Introducing Origami for Quartz Composer

For easier interactive design prototyping

Why does interactive prototyping matter?

The process of designing should reflect the end product. If you’re designing a poster, then working on a static canvas makes sense. But more and more of us spend our days designing for interaction. We’re creating mobile and tablet UIs that respond to swipes, flings, taps, and presses. We’re designing for a world beyond just looking, pointing and clicking, but that gets into the realm of feel and manipulation—as Bret Victor so eloquently writes.

What is Quartz Composer?

  1. Motion graphics applications like AfterEffects or Flash
  2. Writing application code (Objective-C or Java)

Pros:

  1. Quartz Composer is state-based rather than time based (like AfterEffects). Which means the user can press a button, and upon pressing that button, something will happen and the state will be changed.
  2. Prototyping with Quartz Composer is fast: You can change a composition (edit values, make new connections between patches, swap in a new image) on the fly without having to recompile or wait for that result to take effect in your prototype. This has a pretty significant speed advantage over writing code and having to wait for compile/build (worst case scenario) or even doing a bunch of browser refreshes. Additionally, somebody well-versed in Quartz Composer can throw together a fairly complex mock (how chat heads move around the screen, for example) with a few number of patches.
  3. Quartz Composer compositions feel more self-documenting and therefore easier to understand than reading code. This is because the ports (parameters) and outputs are immediately obvious on the screen.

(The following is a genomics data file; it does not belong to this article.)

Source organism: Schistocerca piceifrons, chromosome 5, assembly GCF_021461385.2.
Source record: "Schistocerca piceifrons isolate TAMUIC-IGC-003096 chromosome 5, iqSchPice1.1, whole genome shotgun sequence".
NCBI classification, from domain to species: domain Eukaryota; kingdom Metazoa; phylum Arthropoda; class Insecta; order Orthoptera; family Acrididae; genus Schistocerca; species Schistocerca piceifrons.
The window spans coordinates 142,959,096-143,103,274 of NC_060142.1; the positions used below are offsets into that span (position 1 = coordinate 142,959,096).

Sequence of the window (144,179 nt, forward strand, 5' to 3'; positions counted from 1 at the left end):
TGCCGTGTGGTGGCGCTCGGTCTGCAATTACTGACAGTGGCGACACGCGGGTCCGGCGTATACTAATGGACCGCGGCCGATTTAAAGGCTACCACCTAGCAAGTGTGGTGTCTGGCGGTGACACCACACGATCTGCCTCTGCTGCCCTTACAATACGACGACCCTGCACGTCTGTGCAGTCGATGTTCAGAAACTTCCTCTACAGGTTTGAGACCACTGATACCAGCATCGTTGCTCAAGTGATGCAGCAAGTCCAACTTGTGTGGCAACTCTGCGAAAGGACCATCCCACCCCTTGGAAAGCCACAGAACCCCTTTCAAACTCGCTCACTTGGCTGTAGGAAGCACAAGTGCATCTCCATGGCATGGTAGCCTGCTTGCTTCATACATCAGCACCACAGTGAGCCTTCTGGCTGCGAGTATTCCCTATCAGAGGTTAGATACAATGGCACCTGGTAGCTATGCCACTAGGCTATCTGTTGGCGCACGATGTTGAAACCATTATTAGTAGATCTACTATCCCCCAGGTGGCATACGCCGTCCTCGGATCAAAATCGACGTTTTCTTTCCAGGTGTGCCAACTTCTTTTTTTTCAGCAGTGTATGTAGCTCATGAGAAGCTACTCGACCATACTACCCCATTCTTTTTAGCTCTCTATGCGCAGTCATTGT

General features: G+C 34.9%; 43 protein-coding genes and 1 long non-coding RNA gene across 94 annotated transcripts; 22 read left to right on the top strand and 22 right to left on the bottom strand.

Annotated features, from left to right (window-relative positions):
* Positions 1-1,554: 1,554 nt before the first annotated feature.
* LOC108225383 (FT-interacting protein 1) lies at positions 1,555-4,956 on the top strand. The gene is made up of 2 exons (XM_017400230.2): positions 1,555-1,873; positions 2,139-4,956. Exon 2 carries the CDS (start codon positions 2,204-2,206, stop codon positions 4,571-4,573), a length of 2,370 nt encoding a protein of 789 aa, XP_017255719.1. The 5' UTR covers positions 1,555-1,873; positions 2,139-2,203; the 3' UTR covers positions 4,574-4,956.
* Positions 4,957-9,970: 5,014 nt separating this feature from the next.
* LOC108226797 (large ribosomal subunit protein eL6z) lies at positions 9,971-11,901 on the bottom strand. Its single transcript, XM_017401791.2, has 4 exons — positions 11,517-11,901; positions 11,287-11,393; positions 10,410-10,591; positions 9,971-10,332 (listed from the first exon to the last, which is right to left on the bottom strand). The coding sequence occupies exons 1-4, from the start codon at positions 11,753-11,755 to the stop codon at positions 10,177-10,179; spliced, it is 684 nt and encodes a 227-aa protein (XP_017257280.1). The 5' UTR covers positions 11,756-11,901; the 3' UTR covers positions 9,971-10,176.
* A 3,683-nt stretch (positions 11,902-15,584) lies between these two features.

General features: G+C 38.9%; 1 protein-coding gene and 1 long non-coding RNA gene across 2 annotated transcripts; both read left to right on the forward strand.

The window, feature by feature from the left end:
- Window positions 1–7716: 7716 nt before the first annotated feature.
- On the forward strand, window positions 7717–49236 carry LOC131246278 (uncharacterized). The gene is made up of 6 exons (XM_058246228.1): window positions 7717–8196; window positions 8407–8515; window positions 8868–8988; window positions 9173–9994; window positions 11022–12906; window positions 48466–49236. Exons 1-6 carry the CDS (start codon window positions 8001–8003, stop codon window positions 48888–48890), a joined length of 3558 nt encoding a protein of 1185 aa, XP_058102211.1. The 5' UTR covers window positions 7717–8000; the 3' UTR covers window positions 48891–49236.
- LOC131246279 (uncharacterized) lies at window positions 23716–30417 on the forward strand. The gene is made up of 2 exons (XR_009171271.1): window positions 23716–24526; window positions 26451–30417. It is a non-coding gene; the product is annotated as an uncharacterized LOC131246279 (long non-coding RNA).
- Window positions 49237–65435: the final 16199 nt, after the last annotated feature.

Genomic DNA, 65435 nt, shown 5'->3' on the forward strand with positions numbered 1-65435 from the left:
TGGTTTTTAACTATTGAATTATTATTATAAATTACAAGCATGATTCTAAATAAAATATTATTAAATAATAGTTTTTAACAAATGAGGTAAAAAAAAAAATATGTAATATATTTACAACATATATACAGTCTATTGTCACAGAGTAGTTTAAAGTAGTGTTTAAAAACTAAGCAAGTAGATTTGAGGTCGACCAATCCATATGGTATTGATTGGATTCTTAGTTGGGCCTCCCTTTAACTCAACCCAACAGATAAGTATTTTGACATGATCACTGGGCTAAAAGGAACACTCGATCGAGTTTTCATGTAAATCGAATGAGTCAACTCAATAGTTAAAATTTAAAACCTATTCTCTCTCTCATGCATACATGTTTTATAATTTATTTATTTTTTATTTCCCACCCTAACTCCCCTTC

4. Quartz Composer is powerful. It’s built on OpenGL, the same technology that powers graphics in Mac and iOS apps, so you can design things that are hard or impossible to do with other tools, for example, lighting, meshes or ripples.

Cons:

  1. Quartz Composer is pretty poorly documented. There aren’t many resources or tools to make it easy to ramp up.
  2. The app is pretty buggy. It’s not uncommon to crash multiple times a day.
  3. Quartz Composer was traditionally used for motion video graphics and not design prototyping. As such, it wasn’t designed with the design prototyping context in mind.

What, exactly, is Origami?

Origami is a free-to-use set of simple starter patches that allow for a number of common design patterns and interactions. Origami also comes with some example compositions to demonstrate the functionality of the patches.

  1. Easily hook in mouse input and keyboard commands to make something happen on the screen.
  2. Implement common animations such as sliding panes and drawers, zooming and shrinking photos, rotating icons, etc with springs.

Are you going to release updates?

Yes, we’d like to release more examples, patches, documentation and videos in the future. We can’t promise anything by any date, but we’ll do our best. Meanwhile, if you’d like to contribute, please join our Facebook group and get in touch.


The Year of the Looking Glass

A collection of essays by Julie Zhuo on design, building products, and observing life.

    Julie Zhuo

    Written by

    Product design VP @ Facebook. Author of The Making of a Manager https://amzn.to/2PRwCyW. Find me @joulee. I love people, words, and food.

    The Year of the Looking Glass

    A collection of essays by Julie Zhuo on design, building products, and observing life.